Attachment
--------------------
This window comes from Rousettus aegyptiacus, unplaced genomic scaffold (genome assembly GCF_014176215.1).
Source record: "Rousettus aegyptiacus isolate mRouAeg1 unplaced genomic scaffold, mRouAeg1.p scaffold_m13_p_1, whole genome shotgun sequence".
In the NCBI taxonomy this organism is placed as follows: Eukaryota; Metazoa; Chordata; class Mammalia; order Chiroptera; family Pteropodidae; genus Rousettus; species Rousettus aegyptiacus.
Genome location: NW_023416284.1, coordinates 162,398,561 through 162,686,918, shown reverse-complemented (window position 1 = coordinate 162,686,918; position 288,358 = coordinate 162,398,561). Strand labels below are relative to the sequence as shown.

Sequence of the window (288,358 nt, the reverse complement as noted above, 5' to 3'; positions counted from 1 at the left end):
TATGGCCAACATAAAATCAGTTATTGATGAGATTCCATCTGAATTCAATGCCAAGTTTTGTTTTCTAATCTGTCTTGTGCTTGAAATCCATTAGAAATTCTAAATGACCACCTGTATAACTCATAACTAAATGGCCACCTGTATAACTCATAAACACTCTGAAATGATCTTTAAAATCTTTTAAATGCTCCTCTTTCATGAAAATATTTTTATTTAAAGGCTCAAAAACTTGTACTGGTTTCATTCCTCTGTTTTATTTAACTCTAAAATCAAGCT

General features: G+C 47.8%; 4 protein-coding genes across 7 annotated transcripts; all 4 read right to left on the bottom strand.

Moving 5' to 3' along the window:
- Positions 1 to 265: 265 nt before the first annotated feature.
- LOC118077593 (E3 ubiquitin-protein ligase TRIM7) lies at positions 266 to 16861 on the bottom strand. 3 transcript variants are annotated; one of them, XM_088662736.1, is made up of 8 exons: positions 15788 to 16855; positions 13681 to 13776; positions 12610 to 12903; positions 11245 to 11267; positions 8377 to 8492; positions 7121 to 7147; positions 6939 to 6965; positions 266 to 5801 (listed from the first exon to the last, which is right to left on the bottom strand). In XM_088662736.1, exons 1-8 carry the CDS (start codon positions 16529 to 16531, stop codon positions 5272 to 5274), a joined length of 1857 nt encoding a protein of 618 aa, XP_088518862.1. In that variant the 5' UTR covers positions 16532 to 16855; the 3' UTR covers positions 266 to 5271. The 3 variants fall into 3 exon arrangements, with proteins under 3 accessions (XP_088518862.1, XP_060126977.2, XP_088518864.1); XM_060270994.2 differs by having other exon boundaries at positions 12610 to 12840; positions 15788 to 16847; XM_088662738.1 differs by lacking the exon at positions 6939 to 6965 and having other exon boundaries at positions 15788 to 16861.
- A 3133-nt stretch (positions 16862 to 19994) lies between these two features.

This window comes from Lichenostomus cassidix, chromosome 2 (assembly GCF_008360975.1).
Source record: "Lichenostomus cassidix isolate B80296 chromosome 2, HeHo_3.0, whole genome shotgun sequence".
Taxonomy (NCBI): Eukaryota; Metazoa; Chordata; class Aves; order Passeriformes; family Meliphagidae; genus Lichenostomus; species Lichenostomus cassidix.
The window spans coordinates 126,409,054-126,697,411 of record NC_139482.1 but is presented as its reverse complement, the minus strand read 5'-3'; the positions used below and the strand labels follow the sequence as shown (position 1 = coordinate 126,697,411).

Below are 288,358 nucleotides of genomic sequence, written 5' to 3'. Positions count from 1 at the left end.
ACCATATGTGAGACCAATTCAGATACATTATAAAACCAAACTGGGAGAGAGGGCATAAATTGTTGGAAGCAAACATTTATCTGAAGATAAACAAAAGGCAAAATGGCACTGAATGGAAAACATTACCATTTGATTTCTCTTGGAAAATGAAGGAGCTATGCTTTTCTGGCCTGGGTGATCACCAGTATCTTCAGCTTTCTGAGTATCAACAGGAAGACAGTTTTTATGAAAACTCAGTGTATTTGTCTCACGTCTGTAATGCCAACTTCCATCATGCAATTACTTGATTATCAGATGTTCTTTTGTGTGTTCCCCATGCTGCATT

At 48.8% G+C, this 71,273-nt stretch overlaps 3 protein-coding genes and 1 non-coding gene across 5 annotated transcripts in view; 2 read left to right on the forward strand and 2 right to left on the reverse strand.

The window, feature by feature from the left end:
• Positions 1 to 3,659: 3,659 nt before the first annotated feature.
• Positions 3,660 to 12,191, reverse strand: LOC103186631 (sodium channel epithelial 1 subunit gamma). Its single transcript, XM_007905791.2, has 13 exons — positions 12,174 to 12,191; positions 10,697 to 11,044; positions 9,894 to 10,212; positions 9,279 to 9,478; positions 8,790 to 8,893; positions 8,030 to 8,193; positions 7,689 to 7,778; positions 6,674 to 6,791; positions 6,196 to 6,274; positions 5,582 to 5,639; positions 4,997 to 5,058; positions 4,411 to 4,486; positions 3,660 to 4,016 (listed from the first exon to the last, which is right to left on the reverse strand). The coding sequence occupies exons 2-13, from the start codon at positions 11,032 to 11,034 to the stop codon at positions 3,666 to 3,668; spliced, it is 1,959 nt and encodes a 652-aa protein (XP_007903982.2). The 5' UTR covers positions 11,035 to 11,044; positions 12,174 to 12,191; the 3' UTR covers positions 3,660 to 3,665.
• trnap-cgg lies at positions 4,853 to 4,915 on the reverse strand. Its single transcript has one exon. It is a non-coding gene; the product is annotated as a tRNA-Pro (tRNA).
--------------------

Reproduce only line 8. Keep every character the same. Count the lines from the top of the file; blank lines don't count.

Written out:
Moving 5' to 3' along the window: